The thermal solar industry was promised by the government that the Renewable Heat Incentive would come into effect on 30th September 2011. This promise was made around two years ago. Like all incentive schemes the government needs to get approval from the European Commission to the incentive package. It expected approval to be rubber stamped but the European Commission has expressed concerns that part of the non domestic RHI – that relating to biomass – has been given too high incentives by the RHI. Thus with EU approval withheld the whole non domestic RHI is held in abeyance. The government is for some reason unable to bring in the non controversial tariffs like that relating to solar thermal because it means changing the proposed regulations and submitting them to Parliament.
Now you may think that I am making this up. I promise you that I am not. The UK government has had two years to put in an incentive scheme for renewable heat and manages to design such a scheme which fails to tick all the EU boxes. They find out at the last minute. These facts demonstrate that ministers have got a clue about on what is going on at the Department of Energy & Climate Change, and their civil servants are unfit to run an incentive scheme, and probably some might say, they are all unfit to run a bath.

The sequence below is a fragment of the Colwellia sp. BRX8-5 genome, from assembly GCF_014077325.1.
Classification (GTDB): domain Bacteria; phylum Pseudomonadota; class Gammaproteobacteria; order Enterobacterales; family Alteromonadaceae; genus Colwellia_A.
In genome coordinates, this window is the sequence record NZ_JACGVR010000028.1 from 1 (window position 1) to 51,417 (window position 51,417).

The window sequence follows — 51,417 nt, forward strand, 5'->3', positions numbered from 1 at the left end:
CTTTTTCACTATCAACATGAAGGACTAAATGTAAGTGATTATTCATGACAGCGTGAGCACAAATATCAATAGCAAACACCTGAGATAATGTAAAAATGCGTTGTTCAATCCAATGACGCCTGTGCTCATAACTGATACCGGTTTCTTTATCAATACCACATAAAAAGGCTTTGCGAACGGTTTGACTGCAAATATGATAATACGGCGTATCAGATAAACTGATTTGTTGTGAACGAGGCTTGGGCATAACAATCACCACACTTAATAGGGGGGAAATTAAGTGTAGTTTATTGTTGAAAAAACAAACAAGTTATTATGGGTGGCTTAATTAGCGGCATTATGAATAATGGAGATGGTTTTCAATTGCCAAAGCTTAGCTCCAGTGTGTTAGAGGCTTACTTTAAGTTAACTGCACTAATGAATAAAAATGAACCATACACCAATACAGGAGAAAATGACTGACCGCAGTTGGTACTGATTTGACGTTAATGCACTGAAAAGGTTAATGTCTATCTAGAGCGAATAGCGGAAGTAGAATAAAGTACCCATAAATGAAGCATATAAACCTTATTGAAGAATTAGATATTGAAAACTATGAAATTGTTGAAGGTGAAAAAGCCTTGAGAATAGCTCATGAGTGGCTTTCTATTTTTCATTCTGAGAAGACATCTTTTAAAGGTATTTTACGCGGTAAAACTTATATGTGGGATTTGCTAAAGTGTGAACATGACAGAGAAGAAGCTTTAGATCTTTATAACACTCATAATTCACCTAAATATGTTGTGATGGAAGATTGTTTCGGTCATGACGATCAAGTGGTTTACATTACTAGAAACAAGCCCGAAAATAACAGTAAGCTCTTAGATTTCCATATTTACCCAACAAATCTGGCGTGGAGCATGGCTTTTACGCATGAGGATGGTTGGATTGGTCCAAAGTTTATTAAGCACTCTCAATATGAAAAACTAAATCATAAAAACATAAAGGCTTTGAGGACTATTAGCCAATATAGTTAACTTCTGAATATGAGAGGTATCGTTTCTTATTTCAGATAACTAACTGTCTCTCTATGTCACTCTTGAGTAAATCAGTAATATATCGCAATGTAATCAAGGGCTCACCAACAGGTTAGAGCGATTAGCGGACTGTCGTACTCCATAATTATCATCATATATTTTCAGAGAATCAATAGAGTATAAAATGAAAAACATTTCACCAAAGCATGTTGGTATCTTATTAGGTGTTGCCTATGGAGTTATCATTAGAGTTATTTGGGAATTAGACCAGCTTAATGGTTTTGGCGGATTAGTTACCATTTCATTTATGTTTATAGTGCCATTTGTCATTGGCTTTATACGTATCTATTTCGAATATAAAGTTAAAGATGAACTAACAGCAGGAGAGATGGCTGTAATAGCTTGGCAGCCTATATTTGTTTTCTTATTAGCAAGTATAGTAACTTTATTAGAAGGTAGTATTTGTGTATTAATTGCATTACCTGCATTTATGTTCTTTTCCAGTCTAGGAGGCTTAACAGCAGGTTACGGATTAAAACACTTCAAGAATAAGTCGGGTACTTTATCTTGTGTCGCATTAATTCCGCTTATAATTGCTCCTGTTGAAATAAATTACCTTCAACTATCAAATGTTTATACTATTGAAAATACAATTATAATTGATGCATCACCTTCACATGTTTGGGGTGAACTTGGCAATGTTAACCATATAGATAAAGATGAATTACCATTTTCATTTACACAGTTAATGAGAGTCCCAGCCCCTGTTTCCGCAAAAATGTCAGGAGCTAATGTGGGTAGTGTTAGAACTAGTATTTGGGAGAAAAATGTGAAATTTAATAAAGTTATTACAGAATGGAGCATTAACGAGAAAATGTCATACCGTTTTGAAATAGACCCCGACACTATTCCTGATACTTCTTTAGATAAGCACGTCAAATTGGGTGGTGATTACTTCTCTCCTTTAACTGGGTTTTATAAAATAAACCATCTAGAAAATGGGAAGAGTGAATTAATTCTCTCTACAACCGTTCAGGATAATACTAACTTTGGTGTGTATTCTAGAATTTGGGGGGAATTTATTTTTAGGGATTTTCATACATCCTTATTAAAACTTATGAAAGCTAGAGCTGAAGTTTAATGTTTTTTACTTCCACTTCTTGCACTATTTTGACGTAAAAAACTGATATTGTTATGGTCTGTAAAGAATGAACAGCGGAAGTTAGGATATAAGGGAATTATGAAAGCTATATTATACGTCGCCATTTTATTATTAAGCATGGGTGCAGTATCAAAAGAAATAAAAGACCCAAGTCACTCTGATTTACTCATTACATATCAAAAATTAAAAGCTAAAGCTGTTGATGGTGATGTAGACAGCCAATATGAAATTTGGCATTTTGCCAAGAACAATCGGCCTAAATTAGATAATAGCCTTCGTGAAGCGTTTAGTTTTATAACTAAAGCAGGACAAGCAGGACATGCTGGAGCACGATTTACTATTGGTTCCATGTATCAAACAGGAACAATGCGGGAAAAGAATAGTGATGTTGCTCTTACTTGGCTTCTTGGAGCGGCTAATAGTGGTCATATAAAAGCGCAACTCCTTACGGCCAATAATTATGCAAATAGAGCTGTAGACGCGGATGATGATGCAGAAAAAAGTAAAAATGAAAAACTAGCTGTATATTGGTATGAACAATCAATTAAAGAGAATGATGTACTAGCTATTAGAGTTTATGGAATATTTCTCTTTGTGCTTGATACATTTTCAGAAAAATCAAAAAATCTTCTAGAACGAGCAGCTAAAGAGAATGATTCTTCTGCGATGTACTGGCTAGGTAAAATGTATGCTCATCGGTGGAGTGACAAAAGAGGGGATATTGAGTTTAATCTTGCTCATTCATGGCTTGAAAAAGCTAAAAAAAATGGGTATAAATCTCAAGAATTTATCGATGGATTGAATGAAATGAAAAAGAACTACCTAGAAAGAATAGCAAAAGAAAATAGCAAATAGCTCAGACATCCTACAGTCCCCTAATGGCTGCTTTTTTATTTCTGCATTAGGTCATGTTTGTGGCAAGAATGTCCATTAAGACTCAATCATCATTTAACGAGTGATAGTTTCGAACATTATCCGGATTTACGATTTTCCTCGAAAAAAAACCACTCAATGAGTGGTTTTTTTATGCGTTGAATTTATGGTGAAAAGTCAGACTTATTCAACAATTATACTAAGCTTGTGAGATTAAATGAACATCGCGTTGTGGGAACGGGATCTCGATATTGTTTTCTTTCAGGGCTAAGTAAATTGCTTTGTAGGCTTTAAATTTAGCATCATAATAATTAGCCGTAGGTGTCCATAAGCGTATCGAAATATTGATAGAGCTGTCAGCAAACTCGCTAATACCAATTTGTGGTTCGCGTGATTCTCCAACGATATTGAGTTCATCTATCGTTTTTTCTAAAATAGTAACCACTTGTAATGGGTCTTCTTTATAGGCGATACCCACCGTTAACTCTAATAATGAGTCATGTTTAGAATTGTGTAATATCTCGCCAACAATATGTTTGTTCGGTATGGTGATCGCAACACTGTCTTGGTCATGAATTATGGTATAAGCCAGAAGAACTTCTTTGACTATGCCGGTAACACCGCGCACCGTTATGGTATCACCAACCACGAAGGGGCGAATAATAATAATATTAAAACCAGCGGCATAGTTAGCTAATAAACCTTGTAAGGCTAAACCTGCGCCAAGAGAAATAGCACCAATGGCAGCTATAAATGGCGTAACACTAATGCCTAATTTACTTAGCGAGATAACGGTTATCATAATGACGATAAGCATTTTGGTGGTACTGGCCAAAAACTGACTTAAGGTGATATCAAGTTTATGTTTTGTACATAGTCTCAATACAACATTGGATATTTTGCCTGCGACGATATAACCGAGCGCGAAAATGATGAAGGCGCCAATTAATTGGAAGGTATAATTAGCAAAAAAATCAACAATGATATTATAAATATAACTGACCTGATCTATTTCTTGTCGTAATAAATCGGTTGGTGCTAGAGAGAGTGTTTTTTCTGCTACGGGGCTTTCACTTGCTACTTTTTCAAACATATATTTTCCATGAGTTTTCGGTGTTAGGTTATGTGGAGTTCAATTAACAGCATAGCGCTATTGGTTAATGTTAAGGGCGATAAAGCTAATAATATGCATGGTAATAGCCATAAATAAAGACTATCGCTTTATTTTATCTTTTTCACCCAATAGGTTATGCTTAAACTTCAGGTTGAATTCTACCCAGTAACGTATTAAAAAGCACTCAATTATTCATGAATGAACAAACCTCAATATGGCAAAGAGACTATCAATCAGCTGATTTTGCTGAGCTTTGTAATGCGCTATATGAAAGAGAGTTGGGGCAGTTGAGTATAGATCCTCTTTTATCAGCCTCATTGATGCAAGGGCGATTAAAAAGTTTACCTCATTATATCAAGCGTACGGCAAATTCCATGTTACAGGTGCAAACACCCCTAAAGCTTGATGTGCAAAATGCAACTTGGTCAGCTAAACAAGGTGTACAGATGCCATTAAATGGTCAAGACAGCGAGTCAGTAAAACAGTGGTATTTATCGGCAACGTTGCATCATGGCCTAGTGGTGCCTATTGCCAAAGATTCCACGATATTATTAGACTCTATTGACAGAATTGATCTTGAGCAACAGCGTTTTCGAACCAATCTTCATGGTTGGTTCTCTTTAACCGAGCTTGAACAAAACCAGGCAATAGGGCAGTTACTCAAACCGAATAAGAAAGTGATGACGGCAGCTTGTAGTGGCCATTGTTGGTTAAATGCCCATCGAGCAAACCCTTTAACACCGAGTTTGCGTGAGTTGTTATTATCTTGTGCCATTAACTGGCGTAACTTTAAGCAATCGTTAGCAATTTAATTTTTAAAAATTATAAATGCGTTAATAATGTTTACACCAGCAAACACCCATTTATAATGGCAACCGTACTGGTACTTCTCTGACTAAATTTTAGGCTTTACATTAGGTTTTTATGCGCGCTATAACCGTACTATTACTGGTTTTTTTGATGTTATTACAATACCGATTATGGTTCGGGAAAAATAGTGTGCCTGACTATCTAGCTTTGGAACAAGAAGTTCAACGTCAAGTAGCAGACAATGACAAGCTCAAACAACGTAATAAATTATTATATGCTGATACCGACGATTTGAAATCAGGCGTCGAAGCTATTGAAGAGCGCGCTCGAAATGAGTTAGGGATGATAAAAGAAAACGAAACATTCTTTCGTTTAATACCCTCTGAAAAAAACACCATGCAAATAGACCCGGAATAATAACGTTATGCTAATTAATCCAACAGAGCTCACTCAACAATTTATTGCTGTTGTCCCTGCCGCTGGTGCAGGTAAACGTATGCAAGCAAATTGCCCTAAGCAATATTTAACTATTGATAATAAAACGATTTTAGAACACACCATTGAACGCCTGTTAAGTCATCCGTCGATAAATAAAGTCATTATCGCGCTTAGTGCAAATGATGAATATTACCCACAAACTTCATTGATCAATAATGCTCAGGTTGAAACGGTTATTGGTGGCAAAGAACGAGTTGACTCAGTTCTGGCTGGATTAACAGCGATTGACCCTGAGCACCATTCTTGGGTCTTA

The apology of course is missing. All that appears from DECC is “Once we have received written confirmation from the Commission, we will make a further announcement about what this means for the large biomass tariff and the timing of the launch. We are committed to launching the scheme as soon as possible to minimise disruption to stakeholders”.
Yes, DECC will wait for the letter (just in case the EC says one thing and writes another thing) and then?
The solution is to omit biomass from the regulations and proceed post haste with all the other parts of the RHI. Biomass can be sorted out in due course but there is no need to penalise all of the other renewable heat technologies simply because the biomass lobby got too greedy and the civil servants and ministers were too foolish to understand what they should be doing.
Filed under: climate change, energy, global warming, heat, Renewable Heat Incentive, renewables Tagged: | and incentive schemes., civil servants, DECC, European Commission, incentive package, incentive scheme, post haste, RHI, State aID FOR rhi